Against the medicalisation of FGM/C
25 years ago, during FIGO’s 1994 Montreal General Assembly, we formed a Resolution on Female Genital Mutilation (FGM).
It is as true and relevant today as it was then, and we reiterate our firm stand against the practice, by any community. FIGO encourages our 132 member societies – particularly those where the practice is prevalent – to urge their national governments to sign up to international human rights agreements condemning the practice.
What is FGM/C?
FGM/Cutting (FGM/C) is the collective name for procedures that intentionally alter the female genital organs for non-medical reasons.
This is worth reiterating: it is non-medical and has no health benefits for those on whom it is carried out. Suggesting that it should be performed for medical reasons is a human rights violation.
Often motivated by cultural beliefs about the acceptable sexual behaviour of women, the practice can also be associated with modesty and cleanliness, with girls erroneously considered more hygienic and feminine after the removal of certain body parts.
The World Health Organization (WHO) divides FGM/C into four categories:
- Type 1: The partial or total removal of the clitoris, also referred to as a clitoridectomy.
- Type 2: The partial or total removal of the clitoris and the labia minora, also known as excision.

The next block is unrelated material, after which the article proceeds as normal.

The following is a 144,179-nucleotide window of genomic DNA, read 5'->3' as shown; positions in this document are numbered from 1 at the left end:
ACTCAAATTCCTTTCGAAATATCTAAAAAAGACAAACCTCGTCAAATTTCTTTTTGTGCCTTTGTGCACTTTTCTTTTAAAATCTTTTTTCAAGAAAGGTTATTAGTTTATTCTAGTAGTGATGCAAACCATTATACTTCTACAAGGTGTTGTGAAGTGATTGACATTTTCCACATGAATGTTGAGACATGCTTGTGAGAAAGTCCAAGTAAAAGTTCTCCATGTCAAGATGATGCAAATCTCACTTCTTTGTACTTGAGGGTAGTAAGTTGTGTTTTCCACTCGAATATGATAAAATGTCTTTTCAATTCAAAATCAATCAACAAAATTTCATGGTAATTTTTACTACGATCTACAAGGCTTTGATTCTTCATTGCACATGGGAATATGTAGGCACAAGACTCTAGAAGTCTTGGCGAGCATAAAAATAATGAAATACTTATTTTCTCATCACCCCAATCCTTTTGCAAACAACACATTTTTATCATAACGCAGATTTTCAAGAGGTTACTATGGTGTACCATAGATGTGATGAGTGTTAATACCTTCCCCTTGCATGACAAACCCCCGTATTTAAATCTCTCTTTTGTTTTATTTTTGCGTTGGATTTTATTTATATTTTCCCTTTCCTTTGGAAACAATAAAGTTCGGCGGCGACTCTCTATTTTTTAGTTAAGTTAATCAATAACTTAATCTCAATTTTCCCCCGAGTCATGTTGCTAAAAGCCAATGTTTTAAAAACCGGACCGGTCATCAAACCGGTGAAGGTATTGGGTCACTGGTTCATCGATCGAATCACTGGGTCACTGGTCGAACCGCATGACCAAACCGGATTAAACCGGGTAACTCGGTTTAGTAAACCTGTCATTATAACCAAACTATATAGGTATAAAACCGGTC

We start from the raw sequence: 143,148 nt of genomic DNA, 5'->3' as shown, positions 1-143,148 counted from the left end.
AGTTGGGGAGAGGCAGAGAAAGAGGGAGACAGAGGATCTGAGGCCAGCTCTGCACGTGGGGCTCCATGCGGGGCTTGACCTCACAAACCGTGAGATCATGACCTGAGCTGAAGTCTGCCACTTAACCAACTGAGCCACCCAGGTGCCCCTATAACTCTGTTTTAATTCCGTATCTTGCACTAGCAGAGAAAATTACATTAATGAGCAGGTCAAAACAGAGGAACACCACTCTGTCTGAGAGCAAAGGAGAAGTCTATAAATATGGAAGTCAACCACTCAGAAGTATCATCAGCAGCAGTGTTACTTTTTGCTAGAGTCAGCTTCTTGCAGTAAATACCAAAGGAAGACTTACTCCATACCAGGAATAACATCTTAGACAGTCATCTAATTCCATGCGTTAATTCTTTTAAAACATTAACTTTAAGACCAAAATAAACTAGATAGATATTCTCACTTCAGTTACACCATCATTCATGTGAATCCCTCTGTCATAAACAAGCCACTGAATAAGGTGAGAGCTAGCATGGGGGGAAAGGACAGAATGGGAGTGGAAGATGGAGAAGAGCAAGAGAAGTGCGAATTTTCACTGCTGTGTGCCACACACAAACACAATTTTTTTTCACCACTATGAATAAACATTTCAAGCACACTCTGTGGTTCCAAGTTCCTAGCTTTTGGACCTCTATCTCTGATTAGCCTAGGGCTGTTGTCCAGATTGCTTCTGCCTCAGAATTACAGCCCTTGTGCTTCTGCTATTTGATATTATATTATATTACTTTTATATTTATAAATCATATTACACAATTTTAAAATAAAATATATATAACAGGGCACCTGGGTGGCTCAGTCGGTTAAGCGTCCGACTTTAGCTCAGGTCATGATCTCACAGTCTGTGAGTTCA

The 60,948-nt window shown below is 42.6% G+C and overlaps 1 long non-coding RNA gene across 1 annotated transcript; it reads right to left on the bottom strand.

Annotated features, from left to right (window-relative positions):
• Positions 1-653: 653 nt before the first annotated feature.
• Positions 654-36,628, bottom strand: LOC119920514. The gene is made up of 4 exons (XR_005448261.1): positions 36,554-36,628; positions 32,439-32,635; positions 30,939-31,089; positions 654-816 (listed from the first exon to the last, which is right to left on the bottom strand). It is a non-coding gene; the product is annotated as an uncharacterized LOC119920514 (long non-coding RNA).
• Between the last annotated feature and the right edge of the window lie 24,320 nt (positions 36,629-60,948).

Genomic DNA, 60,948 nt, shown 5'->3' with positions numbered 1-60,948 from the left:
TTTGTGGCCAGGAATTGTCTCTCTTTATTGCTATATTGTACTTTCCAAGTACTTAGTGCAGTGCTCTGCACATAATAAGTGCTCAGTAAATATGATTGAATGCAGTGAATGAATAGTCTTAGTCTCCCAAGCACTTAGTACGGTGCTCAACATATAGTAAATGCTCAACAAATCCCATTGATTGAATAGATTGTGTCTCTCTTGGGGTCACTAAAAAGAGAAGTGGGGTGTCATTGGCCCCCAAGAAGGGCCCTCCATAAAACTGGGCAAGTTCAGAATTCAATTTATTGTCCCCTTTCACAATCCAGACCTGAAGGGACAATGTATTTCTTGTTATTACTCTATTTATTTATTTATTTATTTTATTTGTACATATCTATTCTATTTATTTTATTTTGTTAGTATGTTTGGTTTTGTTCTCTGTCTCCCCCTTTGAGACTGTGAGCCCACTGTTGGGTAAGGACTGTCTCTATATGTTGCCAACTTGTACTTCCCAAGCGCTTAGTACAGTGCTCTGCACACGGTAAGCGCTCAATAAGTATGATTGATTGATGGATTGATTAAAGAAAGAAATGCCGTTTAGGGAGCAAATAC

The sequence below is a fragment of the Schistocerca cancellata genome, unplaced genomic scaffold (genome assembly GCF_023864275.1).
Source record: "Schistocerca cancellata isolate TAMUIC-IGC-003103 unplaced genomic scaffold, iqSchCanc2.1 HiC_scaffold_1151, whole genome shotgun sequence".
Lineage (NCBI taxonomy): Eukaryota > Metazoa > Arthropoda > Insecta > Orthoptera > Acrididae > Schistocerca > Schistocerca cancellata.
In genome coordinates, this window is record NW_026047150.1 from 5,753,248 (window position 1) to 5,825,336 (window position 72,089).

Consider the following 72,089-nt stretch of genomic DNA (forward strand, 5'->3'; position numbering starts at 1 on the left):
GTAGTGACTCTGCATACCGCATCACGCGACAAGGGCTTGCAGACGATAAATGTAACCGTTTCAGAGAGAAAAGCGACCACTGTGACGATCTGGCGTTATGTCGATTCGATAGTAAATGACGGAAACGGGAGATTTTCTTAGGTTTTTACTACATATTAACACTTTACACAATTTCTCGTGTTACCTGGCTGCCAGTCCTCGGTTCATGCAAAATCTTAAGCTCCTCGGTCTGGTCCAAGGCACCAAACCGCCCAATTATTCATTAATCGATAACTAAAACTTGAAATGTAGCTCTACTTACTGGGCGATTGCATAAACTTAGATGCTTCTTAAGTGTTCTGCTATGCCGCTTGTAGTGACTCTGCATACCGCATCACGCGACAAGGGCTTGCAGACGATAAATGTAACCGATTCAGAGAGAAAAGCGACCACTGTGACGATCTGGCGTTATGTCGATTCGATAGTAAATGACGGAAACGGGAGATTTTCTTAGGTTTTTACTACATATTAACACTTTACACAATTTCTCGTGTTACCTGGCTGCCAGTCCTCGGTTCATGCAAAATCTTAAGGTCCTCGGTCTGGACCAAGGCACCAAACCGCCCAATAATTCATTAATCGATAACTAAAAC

- Type 3: The narrowing of the vaginal opening through the creation of a covering seal, also known as infibulations.
- Type 4: Any other harmful procedures to the female genitalia, including pricking, piercing and cauterising.
Data on FGM prevalence
This does not include, for example, girls who have been subjected to FGM/C in high-resource settings, or taken from countries such as the UK to be mutilated elsewhere.
True figures on prevalence can be unreliable, but it is thought that the practice has been declining over the past three decades. In the 30 countries where data is available, around one in three girls are thought to have undergone it today, compared to one in two in the mid-1980s.
However, the decline has been uneven - and in some nations, rates have been going up. At current levels, the United Nations Population Fund (UNFPA) believes 68 million girls will be cut in 25 countries between 2015 and 2030 because FGM-concentrated countries are experiencing rapid youth population growth.
Without more urgent action, any progress made towards the eradication of FGM could be lost.
The devastation wreaked by FGM
WHO notes that health-care providers are increasingly asked to perform FGM/C, perpetuating the belief that FGM is medicalised and therefore safe. FIGO joins WHO in the strongest opposition to any medicalisation of the procedure.
"The ‘medicalisation’ of FGM is an alarming trend being seen all over the world but it doesn’t justify this abuse of human rights of young girls and women," said Professor Ajay Rane, Deputy Chair of the FIGO Committee for Fistula and Genital Trauma.